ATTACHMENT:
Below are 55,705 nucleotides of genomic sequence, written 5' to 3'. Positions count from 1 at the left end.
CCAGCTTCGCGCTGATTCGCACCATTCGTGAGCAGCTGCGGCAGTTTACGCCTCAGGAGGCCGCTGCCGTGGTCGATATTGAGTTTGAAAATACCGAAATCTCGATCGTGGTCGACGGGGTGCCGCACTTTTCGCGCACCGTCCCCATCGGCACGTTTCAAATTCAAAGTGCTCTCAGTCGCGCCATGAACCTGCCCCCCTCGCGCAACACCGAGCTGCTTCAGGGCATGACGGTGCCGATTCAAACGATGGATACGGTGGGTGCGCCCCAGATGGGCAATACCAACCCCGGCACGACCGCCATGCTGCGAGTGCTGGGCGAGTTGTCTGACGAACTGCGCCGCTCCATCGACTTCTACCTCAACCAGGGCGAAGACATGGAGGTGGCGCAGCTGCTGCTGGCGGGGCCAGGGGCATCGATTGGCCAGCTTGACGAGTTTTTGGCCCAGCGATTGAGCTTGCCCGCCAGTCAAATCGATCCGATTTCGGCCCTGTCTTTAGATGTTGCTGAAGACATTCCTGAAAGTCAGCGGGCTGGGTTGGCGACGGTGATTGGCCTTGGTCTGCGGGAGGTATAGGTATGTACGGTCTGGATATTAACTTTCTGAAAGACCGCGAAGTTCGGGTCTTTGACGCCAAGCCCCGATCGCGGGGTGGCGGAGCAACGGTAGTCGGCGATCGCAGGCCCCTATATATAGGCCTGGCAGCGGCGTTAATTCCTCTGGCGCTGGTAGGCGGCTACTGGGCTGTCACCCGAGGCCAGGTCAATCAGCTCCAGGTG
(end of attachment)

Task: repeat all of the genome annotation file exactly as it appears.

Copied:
Below are 55,705 nucleotides of genomic sequence, written 5' to 3'. Positions count from 1 at the left end.
CCAGCTTCGCGCTGATTCGCACCATTCGTGAGCAGCTGCGGCAGTTTACGCCTCAGGAGGCCGCTGCCGTGGTCGATATTGAGTTTGAAAATACCGAAATCTCGATCGTGGTCGACGGGGTGCCGCACTTTTCGCGCACCGTCCCCATCGGCACGTTTCAAATTCAAAGTGCTCTCAGTCGCGCCATGAACCTGCCCCCCTCGCGCAACACCGAGCTGCTTCAGGGCATGACGGTGCCGATTCAAACGATGGATACGGTGGGTGCGCCCCAGATGGGCAATACCAACCCCGGCACGACCGCCATGCTGCGAGTGCTGGGCGAGTTGTCTGACGAACTGCGCCGCTCCATCGACTTCTACCTCAACCAGGGCGAAGACATGGAGGTGGCGCAGCTGCTGCTGGCGGGGCCAGGGGCATCGATTGGCCAGCTTGACGAGTTTTTGGCCCAGCGATTGAGCTTGCCCGCCAGTCAAATCGATCCGATTTCGGCCCTGTCTTTAGATGTTGCTGAAGACATTCCTGAAAGTCAGCGGGCTGGGTTGGCGACGGTGATTGGCCTTGGTCTGCGGGAGGTATAGGTATGTACGGTCTGGATATTAACTTTCTGAAAGACCGCGAAGTTCGGGTCTTTGACGCCAAGCCCCGATCGCGGGGTGGCGGAGCAACGGTAGTCGGCGATCGCAGGCCCCTATATATAGGCCTGGCAGCGGCGTTAATTCCTCTGGCGCTGGTAGGCGGCTACTGGGCTGTCACCCGAGGCCAGGTCAATCAGCTCCAGGTG